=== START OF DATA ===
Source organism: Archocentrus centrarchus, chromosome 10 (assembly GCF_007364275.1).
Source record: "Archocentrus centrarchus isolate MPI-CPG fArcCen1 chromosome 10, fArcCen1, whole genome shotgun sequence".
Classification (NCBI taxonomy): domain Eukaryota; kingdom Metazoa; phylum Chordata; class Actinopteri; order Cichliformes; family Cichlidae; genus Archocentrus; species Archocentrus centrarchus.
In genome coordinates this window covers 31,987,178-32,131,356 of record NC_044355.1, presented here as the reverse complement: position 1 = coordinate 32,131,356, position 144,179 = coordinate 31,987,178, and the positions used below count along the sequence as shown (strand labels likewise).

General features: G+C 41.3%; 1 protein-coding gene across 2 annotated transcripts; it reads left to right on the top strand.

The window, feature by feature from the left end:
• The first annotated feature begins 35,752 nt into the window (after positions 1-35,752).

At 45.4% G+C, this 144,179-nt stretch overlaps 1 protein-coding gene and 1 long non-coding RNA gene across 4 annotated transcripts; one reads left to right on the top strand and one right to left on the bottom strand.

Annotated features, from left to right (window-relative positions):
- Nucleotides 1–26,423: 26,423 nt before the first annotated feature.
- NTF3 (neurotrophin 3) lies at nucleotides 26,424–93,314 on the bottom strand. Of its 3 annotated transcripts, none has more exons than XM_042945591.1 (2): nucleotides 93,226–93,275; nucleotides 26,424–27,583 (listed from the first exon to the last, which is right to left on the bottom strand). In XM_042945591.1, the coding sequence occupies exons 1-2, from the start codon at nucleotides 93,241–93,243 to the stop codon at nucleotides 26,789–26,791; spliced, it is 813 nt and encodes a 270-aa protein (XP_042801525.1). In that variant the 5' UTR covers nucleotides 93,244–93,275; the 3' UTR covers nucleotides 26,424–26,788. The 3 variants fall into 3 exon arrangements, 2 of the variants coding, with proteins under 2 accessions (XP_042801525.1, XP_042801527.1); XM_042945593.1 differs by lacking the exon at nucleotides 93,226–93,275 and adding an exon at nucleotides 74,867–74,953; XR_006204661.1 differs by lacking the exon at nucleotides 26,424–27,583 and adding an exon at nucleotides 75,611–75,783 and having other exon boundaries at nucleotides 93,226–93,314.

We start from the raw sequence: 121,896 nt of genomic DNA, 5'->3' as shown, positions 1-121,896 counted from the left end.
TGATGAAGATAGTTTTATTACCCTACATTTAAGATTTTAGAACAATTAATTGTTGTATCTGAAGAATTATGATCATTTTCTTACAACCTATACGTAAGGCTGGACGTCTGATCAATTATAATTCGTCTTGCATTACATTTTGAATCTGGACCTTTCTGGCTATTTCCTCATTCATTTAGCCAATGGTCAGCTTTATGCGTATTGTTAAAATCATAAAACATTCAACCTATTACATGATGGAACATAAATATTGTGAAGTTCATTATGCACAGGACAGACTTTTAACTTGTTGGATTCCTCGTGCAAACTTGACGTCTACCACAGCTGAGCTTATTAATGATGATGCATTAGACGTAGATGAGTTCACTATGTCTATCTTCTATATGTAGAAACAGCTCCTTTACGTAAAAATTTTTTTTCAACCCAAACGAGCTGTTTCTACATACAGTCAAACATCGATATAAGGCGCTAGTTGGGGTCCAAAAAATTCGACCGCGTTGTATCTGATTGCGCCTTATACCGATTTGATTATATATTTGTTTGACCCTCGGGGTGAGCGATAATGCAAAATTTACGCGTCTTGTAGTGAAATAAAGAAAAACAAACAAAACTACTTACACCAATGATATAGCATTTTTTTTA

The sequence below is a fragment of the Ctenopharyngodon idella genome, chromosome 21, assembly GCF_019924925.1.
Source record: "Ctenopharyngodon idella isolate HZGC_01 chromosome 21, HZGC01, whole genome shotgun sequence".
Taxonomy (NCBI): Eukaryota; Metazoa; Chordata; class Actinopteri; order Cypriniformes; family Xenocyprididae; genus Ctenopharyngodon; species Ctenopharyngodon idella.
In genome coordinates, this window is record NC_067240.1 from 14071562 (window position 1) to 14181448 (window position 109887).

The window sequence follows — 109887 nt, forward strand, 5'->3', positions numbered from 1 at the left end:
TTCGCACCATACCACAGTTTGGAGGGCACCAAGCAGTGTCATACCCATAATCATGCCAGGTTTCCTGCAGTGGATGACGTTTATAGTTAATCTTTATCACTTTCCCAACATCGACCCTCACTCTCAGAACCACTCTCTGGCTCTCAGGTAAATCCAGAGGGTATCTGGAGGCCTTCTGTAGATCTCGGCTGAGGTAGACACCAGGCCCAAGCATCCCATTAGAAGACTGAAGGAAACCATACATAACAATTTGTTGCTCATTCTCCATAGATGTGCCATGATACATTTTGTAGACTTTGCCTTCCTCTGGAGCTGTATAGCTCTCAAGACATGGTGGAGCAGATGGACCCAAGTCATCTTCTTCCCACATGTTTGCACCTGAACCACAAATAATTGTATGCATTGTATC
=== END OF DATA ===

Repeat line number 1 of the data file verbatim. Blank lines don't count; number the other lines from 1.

Source organism: Archocentrus centrarchus, chromosome 10 (assembly GCF_007364275.1).